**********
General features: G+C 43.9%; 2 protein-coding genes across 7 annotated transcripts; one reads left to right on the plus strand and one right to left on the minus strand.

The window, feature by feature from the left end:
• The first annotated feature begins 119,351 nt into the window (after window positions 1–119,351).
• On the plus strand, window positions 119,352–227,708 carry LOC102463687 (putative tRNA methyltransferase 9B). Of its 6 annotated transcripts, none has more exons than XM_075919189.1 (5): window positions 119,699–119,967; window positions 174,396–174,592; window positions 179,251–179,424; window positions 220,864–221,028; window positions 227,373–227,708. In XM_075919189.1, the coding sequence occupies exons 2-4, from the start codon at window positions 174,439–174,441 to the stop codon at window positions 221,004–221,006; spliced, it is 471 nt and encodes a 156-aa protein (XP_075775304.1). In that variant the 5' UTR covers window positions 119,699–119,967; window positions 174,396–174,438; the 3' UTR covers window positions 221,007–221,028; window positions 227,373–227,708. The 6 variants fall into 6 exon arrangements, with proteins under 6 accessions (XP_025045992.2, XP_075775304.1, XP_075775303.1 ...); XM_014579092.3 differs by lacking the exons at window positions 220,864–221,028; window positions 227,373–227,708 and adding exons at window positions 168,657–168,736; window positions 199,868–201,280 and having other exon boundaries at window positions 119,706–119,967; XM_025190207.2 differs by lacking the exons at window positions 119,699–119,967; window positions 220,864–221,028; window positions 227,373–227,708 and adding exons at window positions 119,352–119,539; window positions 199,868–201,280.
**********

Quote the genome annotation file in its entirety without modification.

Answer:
General features: G+C 43.9%; 2 protein-coding genes across 7 annotated transcripts; one reads left to right on the plus strand and one right to left on the minus strand.

The window, feature by feature from the left end:
• The first annotated feature begins 119,351 nt into the window (after window positions 1–119,351).
• On the plus strand, window positions 119,352–227,708 carry LOC102463687 (putative tRNA methyltransferase 9B). Of its 6 annotated transcripts, none has more exons than XM_075919189.1 (5): window positions 119,699–119,967; window positions 174,396–174,592; window positions 179,251–179,424; window positions 220,864–221,028; window positions 227,373–227,708. In XM_075919189.1, the coding sequence occupies exons 2-4, from the start codon at window positions 174,439–174,441 to the stop codon at window positions 221,004–221,006; spliced, it is 471 nt and encodes a 156-aa protein (XP_075775304.1). In that variant the 5' UTR covers window positions 119,699–119,967; window positions 174,396–174,438; the 3' UTR covers window positions 221,007–221,028; window positions 227,373–227,708. The 6 variants fall into 6 exon arrangements, with proteins under 6 accessions (XP_025045992.2, XP_075775304.1, XP_075775303.1 ...); XM_014579092.3 differs by lacking the exons at window positions 220,864–221,028; window positions 227,373–227,708 and adding exons at window positions 168,657–168,736; window positions 199,868–201,280 and having other exon boundaries at window positions 119,706–119,967; XM_025190207.2 differs by lacking the exons at window positions 119,699–119,967; window positions 220,864–221,028; window positions 227,373–227,708 and adding exons at window positions 119,352–119,539; window positions 199,868–201,280.